Monday, June 30, 2014

Marshmallow Fondant


I love marshmallow fondant!  It's easy to make from materials that don't cost much, really dresses up
a cake, and tastes pretty darn good, especially when compared to store-bought.  That stuff's nasty.  One of these days, I'll learn how to make my own marshmallows so it'll taste even better, and I can avoid corn syrup and all the other nasties in regular marshmallows.  But until then, I'll keep using this recipe:


 Marshmallow Fondant
1 16 oz. package marshmallows
2 or 3 Tablespoons butter
3 to 5 cups sifted powdered sugar
1 tsp vanilla (optional)
Note:
For snow white fondant, substitute a clear oil such as coconut for the butter, and leave out the vanilla unless it's clear as well.

Melt butter in a 3 or 4 quart cooking pan over medium heat, rolling pan until butter covers then entire bottom and sides.  Add marshmallows and stir until melted (it may take a while).  Remove from heat and sift in sugar one cup at a time, stopping when it becomes like a firm ball of bread dough.

Cover your counter with some butcher paper if desired, wax side up.  Cover your hands with a health amount of coconut oil, rubbing it all over the butcher paper or counter as well.  Turn out the marshmallow "dough" onto the prepared paper and roll out to 1/8" thickness, adding more oil as needed.

If the fondant is sticky yet firm and stretchy, or is dry and breaks/cracks, add more oil.  If it's sticky and gooey, add more sugar. 

~*~


When I first started making this, I used a LOT of powdered sugar since the recipe called for it.  It also said to keep adding sugar if it got sticky.  All that sugar did was make it dry, so dry that it would crack and break.

Sometimes that made happy accidents, such as with the dark brown cake above.  I wanted to cover that peanut butter cake with chocolate fondant, so I kept adding cocoa and kept adding cocoa (instead of powdered sugar), thinking it would help the stickiness I was encountering since the cocoa was dry like sugar (I was still believing in the original recipe).  It just kept breaking into pieces, so I stacked them and rolled them, leaving the lines from the cracks so that it looked like leather.  Neat. 

That fondant was leftover from the fondant I used to cover the gold cake above.  For that one, I followed the original recipe that called for a lot of sugar.  Because it was so dense, I wasn't able to roll it out very thin.  It ended up fairly thick.  You can see how thick if you look closely at the triangle cutouts surrounding the base on the sides.  Those were cut from the same fondant.

It wasn't what I'd call bad tasting really, but the marshmallow flavor did kind of overwhelm the cake flavor because there was so much of it.  I switched to peeling off half of the fondant before taking a bite and it was much better.  (Btw, I used Wilton gold dust and lemon extract to paint it on.  Lemon wasn't the best flavor with the chocolate, but it was all I had on hand. I've since bought a bottle of everclear for painting since it evaporates completely.)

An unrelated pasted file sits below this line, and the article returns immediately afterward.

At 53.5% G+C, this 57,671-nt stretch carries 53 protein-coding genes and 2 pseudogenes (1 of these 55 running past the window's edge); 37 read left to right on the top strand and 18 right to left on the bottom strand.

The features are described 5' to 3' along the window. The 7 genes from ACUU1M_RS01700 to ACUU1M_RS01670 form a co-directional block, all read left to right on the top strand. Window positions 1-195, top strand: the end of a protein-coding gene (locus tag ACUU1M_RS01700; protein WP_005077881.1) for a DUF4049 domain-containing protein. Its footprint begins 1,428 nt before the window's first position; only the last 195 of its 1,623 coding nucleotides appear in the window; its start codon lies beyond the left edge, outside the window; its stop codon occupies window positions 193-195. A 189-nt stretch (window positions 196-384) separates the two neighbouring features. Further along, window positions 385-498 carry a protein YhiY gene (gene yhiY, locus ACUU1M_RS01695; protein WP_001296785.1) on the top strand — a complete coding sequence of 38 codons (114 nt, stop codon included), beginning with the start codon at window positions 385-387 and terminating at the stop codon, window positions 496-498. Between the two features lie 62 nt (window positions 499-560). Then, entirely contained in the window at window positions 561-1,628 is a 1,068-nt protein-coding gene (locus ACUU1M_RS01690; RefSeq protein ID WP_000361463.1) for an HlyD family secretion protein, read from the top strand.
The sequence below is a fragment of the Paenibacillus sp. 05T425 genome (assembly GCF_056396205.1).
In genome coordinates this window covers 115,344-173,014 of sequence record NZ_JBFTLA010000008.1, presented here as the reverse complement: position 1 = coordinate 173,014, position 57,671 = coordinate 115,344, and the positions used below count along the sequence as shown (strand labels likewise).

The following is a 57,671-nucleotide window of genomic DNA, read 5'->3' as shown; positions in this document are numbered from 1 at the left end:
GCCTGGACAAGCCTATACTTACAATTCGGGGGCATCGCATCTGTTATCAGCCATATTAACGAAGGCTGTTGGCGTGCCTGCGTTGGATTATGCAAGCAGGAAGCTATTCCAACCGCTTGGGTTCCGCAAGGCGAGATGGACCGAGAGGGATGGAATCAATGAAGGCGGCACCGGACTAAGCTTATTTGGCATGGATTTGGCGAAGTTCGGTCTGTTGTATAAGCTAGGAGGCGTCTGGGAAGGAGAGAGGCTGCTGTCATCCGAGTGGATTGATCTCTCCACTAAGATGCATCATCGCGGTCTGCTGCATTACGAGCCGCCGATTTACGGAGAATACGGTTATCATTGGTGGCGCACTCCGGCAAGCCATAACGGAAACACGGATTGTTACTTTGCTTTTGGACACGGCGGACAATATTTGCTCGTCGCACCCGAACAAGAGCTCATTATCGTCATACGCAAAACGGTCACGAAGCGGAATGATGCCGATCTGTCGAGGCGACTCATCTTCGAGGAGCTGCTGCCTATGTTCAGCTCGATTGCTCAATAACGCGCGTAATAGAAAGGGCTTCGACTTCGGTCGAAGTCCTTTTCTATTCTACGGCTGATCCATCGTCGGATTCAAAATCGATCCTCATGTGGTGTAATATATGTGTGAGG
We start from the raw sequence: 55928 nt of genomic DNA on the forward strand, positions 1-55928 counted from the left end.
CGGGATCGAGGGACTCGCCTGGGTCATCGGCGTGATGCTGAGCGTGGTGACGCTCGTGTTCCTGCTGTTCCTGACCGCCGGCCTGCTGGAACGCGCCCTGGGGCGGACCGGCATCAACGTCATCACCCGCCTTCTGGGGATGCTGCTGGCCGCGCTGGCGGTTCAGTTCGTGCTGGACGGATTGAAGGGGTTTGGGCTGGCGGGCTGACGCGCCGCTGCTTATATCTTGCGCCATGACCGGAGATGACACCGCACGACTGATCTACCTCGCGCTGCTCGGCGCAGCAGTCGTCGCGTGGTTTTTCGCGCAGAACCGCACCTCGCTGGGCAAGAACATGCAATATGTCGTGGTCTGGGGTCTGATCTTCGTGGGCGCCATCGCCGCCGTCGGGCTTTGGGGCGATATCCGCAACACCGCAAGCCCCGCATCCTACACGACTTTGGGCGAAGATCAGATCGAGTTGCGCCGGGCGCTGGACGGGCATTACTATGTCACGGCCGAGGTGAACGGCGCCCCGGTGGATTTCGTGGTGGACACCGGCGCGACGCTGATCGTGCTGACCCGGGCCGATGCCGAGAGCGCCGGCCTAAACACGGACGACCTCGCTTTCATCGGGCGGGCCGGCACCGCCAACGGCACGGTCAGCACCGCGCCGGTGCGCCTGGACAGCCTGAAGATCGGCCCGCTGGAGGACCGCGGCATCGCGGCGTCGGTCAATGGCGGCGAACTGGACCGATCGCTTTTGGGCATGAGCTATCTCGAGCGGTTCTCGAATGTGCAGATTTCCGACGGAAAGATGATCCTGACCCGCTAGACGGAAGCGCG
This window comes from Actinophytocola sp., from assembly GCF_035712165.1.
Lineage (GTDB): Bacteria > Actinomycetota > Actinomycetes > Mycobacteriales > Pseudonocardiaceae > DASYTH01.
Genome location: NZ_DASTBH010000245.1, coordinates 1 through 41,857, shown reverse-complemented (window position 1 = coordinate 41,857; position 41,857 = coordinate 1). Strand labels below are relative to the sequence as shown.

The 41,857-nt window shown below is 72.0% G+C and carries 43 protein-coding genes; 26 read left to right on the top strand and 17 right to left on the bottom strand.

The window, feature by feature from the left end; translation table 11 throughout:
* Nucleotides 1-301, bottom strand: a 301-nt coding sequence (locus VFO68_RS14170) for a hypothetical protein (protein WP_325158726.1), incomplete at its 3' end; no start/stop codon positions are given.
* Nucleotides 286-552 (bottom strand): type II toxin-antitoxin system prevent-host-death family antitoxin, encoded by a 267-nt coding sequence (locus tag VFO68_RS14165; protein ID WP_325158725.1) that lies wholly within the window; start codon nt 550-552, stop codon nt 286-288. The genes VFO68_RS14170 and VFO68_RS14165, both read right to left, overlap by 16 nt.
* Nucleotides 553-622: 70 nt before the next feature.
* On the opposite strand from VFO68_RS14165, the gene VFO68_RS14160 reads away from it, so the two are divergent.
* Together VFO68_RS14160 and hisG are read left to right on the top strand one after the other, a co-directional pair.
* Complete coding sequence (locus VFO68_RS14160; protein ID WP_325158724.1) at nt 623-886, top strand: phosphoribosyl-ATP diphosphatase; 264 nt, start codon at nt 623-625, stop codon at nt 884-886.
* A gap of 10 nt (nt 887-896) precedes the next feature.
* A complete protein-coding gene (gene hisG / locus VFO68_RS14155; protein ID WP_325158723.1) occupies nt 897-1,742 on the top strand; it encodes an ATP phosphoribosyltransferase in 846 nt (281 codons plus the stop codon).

For the lighter brown cake just above and to the right, I also covered it with some previously-frozen white fondant with cocoa kneaded in.  This time I did things a bit differently, adding "wet" and "dry" both as I kneaded.

I covered my hands in a generous amount of solid-at-room-temp coconut oil, then rubbed it over the entire blob of fondant.  I started kneading it, dipping into the oil and adding more to the blob as I went.

Once it was well-softened, I spread it out into a flat blob about 8" across and topped it with a good bit of cocoa, maybe 1/4 cup or more.  Then I folded it and kneaded it, folded and kneaded, until the cocoa was worked in.  I kept this up, adding more oil and cocoa as needed, 'til it was as brown as I wanted and the color was even.

Once I started rolling it out, I noticed it was much easier than it ever has been, and I was able to get it thinner than I ever have.  I'm thinking the extra oil was the answer, though I may have gone a bit overboard with the oil.

With the oil and thinness, it was harder to pick up.  If it touched any part of itself, it stuck firmly.  I carefully pulled it off the paper, holding it with both hands, and draped it over the cake.  All those beautiful folds in the cake?  Just happened that way!  I love it.  It's never done that before.  It was a bit shiny, too - not sure that would work on other cakes, but it did on this one.

The white cake above and below was covered with fondant with a teaspoon of regular vanilla mixed in.  It makes it an attractive creamy, beige-y off white.  I like how that makes the snow white cream cheese icing really pop.  Also, I think I got the "wet" and "dry" additions while kneading about right on this one.

I think one of these days I'll experiment with coloring more.  Maybe I'll try kneading in a LOT of tumeric.  I think I'll also try beet juice, probably with extra sugar to counteract the extra moisture in the juice, though will probably try this on a small amount as I'm thinking it might make it too sticky.  And then maybe I'll try spinach for green.  Wonder what that'll look like.  And blueberry juice, and cherry juice, and ... and ...

Or I'll just learn to paint.












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